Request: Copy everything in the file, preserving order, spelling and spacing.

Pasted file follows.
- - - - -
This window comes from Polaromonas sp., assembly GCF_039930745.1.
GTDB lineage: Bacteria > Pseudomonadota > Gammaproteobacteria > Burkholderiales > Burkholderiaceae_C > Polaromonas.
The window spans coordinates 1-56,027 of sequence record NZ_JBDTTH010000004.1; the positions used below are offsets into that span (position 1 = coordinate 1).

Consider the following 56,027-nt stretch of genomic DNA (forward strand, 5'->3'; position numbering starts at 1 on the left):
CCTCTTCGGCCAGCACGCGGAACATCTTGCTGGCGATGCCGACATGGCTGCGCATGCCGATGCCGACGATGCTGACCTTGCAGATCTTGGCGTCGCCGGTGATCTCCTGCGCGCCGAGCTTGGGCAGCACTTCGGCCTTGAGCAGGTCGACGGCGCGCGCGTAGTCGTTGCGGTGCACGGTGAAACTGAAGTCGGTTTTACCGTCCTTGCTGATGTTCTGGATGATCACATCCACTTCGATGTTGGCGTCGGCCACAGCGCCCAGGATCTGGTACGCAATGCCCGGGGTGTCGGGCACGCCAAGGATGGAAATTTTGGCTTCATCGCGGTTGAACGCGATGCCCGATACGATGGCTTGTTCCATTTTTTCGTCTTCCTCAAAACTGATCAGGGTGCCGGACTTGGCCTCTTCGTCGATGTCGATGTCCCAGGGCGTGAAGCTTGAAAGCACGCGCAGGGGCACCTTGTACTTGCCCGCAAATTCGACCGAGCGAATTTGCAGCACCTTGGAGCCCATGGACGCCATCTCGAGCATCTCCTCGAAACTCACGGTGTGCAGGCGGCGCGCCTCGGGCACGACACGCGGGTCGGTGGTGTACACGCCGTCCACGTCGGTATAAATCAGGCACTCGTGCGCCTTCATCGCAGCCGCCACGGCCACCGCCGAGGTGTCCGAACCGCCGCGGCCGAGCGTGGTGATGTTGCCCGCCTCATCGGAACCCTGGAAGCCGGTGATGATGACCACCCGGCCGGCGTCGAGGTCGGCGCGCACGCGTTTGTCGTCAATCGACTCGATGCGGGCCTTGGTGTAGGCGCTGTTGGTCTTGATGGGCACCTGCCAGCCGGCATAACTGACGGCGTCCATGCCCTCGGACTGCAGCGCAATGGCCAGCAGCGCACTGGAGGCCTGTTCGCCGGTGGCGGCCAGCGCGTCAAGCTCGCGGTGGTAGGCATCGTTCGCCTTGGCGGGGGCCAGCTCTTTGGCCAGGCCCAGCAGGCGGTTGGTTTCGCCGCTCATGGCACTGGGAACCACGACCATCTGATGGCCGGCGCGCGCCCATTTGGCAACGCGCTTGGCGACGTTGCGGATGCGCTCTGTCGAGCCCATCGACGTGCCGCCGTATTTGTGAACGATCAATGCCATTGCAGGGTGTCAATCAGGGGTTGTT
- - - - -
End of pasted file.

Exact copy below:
This window comes from Polaromonas sp., assembly GCF_039930745.1.
GTDB lineage: Bacteria > Pseudomonadota > Gammaproteobacteria > Burkholderiales > Burkholderiaceae_C > Polaromonas.
The window spans coordinates 1-56,027 of sequence record NZ_JBDTTH010000004.1; the positions used below are offsets into that span (position 1 = coordinate 1).

Consider the following 56,027-nt stretch of genomic DNA (forward strand, 5'->3'; position numbering starts at 1 on the left):
CCTCTTCGGCCAGCACGCGGAACATCTTGCTGGCGATGCCGACATGGCTGCGCATGCCGATGCCGACGATGCTGACCTTGCAGATCTTGGCGTCGCCGGTGATCTCCTGCGCGCCGAGCTTGGGCAGCACTTCGGCCTTGAGCAGGTCGACGGCGCGCGCGTAGTCGTTGCGGTGCACGGTGAAACTGAAGTCGGTTTTACCGTCCTTGCTGATGTTCTGGATGATCACATCCACTTCGATGTTGGCGTCGGCCACAGCGCCCAGGATCTGGTACGCAATGCCCGGGGTGTCGGGCACGCCAAGGATGGAAATTTTGGCTTCATCGCGGTTGAACGCGATGCCCGATACGATGGCTTGTTCCATTTTTTCGTCTTCCTCAAAACTGATCAGGGTGCCGGACTTGGCCTCTTCGTCGATGTCGATGTCCCAGGGCGTGAAGCTTGAAAGCACGCGCAGGGGCACCTTGTACTTGCCCGCAAATTCGACCGAGCGAATTTGCAGCACCTTGGAGCCCATGGACGCCATCTCGAGCATCTCCTCGAAACTCACGGTGTGCAGGCGGCGCGCCTCGGGCACGACACGCGGGTCGGTGGTGTACACGCCGTCCACGTCGGTATAAATCAGGCACTCGTGCGCCTTCATCGCAGCCGCCACGGCCACCGCCGAGGTGTCCGAACCGCCGCGGCCGAGCGTGGTGATGTTGCCCGCCTCATCGGAACCCTGGAAGCCGGTGATGATGACCACCCGGCCGGCGTCGAGGTCGGCGCGCACGCGTTTGTCGTCAATCGACTCGATGCGGGCCTTGGTGTAGGCGCTGTTGGTCTTGATGGGCACCTGCCAGCCGGCATAACTGACGGCGTCCATGCCCTCGGACTGCAGCGCAATGGCCAGCAGCGCACTGGAGGCCTGTTCGCCGGTGGCGGCCAGCGCGTCAAGCTCGCGGTGGTAGGCATCGTTCGCCTTGGCGGGGGCCAGCTCTTTGGCCAGGCCCAGCAGGCGGTTGGTTTCGCCGCTCATGGCACTGGGAACCACGACCATCTGATGGCCGGCGCGCGCCCATTTGGCAACGCGCTTGGCGACGTTGCGGATGCGCTCTGTCGAGCCCATCGACGTGCCGCCGTATTTGTGAACGATCAATGCCATTGCAGGGTGTCAATCAGGGGTTGTT